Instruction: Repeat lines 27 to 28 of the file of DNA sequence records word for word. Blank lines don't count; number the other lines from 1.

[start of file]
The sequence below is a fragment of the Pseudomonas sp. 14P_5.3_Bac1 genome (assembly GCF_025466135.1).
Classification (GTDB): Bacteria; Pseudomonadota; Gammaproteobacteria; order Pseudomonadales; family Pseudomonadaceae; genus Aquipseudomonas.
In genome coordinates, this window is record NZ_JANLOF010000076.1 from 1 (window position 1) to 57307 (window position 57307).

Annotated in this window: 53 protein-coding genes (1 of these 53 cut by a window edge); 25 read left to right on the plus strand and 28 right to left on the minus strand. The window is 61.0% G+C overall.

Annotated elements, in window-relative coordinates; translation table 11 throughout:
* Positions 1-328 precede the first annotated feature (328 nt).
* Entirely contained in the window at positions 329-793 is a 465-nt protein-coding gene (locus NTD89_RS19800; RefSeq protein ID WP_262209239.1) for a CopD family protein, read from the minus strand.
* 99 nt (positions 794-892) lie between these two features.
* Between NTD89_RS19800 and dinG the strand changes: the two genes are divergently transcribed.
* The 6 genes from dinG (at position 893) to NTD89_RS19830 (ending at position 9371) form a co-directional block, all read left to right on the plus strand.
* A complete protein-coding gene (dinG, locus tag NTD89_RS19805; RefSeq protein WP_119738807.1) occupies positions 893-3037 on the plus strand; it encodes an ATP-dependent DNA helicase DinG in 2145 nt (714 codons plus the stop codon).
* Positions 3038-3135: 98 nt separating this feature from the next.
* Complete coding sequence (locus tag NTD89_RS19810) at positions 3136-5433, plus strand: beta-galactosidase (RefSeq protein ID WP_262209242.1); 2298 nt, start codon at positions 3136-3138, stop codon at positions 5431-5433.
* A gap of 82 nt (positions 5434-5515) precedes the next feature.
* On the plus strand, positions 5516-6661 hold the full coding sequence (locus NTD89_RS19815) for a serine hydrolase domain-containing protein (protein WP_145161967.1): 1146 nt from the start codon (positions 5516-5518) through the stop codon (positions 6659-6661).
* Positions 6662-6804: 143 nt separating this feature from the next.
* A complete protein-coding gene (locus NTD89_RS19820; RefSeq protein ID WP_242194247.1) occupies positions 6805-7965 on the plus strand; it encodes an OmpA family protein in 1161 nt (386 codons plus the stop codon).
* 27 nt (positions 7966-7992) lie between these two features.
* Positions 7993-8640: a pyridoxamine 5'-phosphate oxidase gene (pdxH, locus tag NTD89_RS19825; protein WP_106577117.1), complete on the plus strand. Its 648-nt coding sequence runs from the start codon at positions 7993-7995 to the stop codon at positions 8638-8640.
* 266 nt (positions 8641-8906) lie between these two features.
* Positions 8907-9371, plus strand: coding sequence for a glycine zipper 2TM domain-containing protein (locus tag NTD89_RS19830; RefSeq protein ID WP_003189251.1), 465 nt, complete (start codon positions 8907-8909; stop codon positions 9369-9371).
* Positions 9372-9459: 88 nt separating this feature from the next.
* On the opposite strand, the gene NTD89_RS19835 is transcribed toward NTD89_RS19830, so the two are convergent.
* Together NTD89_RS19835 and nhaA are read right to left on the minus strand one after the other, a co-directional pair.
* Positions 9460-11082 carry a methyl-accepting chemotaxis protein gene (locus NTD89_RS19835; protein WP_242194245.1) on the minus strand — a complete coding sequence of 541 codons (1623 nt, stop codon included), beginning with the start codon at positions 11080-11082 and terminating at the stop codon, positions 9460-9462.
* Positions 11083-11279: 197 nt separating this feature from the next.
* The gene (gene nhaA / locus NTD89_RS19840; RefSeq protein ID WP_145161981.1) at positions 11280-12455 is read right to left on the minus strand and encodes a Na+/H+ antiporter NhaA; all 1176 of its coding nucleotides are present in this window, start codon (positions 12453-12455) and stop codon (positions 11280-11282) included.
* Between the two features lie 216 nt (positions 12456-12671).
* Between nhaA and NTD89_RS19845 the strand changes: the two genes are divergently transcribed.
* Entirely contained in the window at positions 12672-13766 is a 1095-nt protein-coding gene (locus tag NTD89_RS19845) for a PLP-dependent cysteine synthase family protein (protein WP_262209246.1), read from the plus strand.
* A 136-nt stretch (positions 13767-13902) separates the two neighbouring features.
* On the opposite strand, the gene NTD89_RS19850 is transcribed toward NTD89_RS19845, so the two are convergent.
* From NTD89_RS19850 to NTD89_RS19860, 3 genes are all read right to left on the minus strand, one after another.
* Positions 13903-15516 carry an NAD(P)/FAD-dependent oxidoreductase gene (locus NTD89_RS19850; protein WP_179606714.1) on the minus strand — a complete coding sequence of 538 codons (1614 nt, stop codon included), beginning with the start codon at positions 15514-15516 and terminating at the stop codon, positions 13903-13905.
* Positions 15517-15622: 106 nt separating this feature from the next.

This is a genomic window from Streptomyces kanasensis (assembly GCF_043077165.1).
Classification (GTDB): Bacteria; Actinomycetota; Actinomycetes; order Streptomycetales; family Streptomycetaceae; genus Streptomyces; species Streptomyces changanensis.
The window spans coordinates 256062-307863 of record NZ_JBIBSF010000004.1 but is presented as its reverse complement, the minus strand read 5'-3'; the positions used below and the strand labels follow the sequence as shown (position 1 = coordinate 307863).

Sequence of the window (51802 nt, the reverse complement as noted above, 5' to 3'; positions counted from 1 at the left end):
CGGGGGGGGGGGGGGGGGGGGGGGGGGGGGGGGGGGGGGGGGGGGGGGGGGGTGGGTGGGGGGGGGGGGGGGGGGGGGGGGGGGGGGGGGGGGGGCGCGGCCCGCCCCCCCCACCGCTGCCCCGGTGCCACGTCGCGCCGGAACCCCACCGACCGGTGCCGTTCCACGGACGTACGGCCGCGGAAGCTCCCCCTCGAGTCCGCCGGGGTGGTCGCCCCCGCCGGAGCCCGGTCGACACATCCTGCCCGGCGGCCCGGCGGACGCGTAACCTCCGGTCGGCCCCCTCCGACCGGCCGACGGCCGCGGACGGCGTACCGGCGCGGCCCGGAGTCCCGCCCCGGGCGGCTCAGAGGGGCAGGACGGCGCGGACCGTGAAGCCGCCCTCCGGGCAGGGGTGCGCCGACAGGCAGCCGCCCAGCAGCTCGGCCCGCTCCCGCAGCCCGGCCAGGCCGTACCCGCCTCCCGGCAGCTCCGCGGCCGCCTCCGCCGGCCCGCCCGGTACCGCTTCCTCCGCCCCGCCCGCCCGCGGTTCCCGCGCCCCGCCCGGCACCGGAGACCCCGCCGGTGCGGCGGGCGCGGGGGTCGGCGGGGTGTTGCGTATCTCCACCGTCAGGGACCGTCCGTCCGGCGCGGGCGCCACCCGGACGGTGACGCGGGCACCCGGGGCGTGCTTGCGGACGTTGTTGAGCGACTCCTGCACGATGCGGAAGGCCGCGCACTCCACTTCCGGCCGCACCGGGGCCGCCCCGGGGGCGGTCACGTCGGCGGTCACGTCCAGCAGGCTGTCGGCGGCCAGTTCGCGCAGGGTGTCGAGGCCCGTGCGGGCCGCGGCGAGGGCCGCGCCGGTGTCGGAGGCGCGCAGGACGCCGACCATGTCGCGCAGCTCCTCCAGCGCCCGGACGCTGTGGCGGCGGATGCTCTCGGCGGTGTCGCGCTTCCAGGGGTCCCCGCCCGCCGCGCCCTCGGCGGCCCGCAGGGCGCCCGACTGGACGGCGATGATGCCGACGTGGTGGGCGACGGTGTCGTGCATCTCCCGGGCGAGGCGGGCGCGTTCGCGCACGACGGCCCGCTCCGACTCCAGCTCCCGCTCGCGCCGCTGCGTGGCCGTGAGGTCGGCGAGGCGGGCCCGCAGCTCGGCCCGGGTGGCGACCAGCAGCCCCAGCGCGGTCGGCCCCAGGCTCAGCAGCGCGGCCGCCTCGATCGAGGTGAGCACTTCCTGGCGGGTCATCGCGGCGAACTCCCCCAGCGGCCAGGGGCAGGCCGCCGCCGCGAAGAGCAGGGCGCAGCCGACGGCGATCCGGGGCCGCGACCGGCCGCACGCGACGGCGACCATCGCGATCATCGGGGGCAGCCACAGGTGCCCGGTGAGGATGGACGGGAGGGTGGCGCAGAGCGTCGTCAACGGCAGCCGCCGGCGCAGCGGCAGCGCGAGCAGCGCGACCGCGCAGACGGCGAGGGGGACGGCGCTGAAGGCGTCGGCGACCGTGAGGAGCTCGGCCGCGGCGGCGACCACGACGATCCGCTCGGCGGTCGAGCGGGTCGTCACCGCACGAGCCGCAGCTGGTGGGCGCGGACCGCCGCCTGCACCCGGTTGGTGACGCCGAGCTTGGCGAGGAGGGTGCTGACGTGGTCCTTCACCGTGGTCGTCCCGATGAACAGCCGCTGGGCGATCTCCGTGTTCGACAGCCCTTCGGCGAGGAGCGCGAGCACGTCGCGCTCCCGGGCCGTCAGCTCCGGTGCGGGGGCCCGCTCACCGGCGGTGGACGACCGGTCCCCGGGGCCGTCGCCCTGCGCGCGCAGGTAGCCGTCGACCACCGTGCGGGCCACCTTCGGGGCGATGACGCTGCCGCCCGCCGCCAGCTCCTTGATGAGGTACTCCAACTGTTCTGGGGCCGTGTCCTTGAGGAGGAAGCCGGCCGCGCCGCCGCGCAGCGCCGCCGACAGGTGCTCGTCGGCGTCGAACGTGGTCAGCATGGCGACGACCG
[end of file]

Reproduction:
* The gene (gene nhaA / locus NTD89_RS19840; RefSeq protein ID WP_145161981.1) at positions 11280-12455 is read right to left on the minus strand and encodes a Na+/H+ antiporter NhaA; all 1176 of its coding nucleotides are present in this window, start codon (positions 12453-12455) and stop codon (positions 11280-11282) included.
* Between the two features lie 216 nt (positions 12456-12671).